All of our students in the Natural Sciences Department are encouraged to participate in either a relevant internship or research project. Many faculty members in the Natural Sciences Department at Castleton engage undergraduate students in research projects. We have brand new, high quality research laboratories dedicated to research in molecular biology, microbiology, ecology, analytical chemistry, exercise physiology, and geology as well as a new greenhouse with dedicated research space. We believe there are many benefits to undergraduates engaging in research, both for the faculty mentors and for the students.
First, for students, personal development is an outcome of research experience from which rewarding career choices can grow. An independent research experience provides a basis for deeper understanding of science career choices, improvement of marketable technical and research skills, and experience with communication and the larger scientific community. Research has shown that these experiences create more confident, tolerant, and independent workers. These attributes will better prepare science students for immediate job opportunities or admission into graduate programs upon receiving their degrees.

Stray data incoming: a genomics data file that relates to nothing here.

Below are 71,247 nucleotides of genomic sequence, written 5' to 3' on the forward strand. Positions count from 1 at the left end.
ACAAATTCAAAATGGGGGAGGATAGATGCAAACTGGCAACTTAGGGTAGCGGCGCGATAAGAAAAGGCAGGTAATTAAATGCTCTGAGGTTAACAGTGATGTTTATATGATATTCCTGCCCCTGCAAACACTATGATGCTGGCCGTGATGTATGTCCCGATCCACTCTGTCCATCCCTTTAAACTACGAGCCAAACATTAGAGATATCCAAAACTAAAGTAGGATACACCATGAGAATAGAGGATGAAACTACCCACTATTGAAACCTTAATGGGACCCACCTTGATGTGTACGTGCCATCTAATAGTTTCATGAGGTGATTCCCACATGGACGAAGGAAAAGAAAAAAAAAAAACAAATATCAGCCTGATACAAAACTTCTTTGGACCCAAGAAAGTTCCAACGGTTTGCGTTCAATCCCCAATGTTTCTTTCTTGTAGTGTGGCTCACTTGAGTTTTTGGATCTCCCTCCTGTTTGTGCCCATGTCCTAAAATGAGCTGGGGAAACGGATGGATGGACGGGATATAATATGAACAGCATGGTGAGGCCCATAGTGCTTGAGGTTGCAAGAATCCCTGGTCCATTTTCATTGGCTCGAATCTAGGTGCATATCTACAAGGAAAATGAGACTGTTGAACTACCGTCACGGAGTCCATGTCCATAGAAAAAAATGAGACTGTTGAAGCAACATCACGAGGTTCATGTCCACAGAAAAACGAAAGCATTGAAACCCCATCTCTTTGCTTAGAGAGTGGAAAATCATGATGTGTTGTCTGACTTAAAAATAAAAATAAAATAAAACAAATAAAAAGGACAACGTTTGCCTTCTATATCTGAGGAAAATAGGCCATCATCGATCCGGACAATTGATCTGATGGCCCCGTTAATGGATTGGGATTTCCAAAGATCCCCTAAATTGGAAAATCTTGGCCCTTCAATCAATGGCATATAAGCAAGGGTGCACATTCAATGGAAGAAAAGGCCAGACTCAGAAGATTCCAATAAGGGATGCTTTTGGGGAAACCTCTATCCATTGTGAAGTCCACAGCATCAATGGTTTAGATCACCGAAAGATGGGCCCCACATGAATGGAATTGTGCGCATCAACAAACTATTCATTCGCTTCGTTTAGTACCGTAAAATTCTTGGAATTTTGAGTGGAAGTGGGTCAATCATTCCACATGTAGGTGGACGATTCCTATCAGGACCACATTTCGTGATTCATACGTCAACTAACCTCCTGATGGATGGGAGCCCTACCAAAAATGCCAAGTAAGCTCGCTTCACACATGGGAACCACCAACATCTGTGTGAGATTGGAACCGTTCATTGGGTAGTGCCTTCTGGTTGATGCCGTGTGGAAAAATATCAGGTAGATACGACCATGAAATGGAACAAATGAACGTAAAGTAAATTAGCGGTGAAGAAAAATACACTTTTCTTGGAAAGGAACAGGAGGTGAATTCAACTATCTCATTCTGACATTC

College faculty members and the larger society also benefit from undergraduate student engagement in research. The research mentoring process not only produces new data and scientific understanding, it informs the broader teaching activities of the faculty member and provides a continuing link to the scientific community. The benefits to society include a much deeper understanding of the nature of science among college graduates, and better retention and/or recruitment of students into life-long science careers.
Over the past few years our faculty have been awarded several external grants from the National Institute of Health (via the Vermont Genetics Network), the National Science Foundation (via Vermont EPSCoR), and the United States Geological Survey (ED Map) that has allowed our faculty to purchase new state of the art instrumentation and offer paid summer research positions to Castleton students to work on novel collaborative research. Additionally, many students work with faculty on independent research projects during the academic year and present their work at the annual Castleton Scholars Celebration in April of each year. Students should contact faculty directly to find out more information about current research opportunities.